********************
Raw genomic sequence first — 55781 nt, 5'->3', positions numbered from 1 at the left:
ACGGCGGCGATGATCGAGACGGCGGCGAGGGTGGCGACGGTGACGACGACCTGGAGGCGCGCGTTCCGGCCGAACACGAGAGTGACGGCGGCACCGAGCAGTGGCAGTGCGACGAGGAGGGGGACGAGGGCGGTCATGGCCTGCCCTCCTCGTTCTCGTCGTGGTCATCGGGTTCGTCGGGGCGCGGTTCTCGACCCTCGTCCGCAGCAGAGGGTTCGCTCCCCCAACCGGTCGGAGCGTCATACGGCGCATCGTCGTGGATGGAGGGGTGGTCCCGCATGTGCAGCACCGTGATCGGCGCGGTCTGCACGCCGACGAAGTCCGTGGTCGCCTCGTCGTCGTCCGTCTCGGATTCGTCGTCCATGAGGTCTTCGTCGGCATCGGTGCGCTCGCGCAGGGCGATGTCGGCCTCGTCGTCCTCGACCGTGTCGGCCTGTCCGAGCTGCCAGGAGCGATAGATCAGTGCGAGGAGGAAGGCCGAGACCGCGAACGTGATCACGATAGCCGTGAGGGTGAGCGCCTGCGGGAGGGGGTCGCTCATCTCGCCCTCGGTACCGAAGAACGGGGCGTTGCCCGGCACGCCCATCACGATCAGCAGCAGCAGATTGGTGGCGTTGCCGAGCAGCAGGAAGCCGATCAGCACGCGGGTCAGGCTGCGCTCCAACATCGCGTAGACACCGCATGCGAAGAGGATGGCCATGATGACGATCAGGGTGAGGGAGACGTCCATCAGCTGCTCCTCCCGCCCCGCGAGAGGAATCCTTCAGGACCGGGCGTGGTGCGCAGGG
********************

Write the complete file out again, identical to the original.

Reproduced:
Raw genomic sequence first — 55781 nt, 5'->3', positions numbered from 1 at the left:
ACGGCGGCGATGATCGAGACGGCGGCGAGGGTGGCGACGGTGACGACGACCTGGAGGCGCGCGTTCCGGCCGAACACGAGAGTGACGGCGGCACCGAGCAGTGGCAGTGCGACGAGGAGGGGGACGAGGGCGGTCATGGCCTGCCCTCCTCGTTCTCGTCGTGGTCATCGGGTTCGTCGGGGCGCGGTTCTCGACCCTCGTCCGCAGCAGAGGGTTCGCTCCCCCAACCGGTCGGAGCGTCATACGGCGCATCGTCGTGGATGGAGGGGTGGTCCCGCATGTGCAGCACCGTGATCGGCGCGGTCTGCACGCCGACGAAGTCCGTGGTCGCCTCGTCGTCGTCCGTCTCGGATTCGTCGTCCATGAGGTCTTCGTCGGCATCGGTGCGCTCGCGCAGGGCGATGTCGGCCTCGTCGTCCTCGACCGTGTCGGCCTGTCCGAGCTGCCAGGAGCGATAGATCAGTGCGAGGAGGAAGGCCGAGACCGCGAACGTGATCACGATAGCCGTGAGGGTGAGCGCCTGCGGGAGGGGGTCGCTCATCTCGCCCTCGGTACCGAAGAACGGGGCGTTGCCCGGCACGCCCATCACGATCAGCAGCAGCAGATTGGTGGCGTTGCCGAGCAGCAGGAAGCCGATCAGCACGCGGGTCAGGCTGCGCTCCAACATCGCGTAGACACCGCATGCGAAGAGGATGGCCATGATGACGATCAGGGTGAGGGAGACGTCCATCAGCTGCTCCTCCCGCCCCGCGAGAGGAATCCTTCAGGACCGGGCGTGGTGCGCAGGG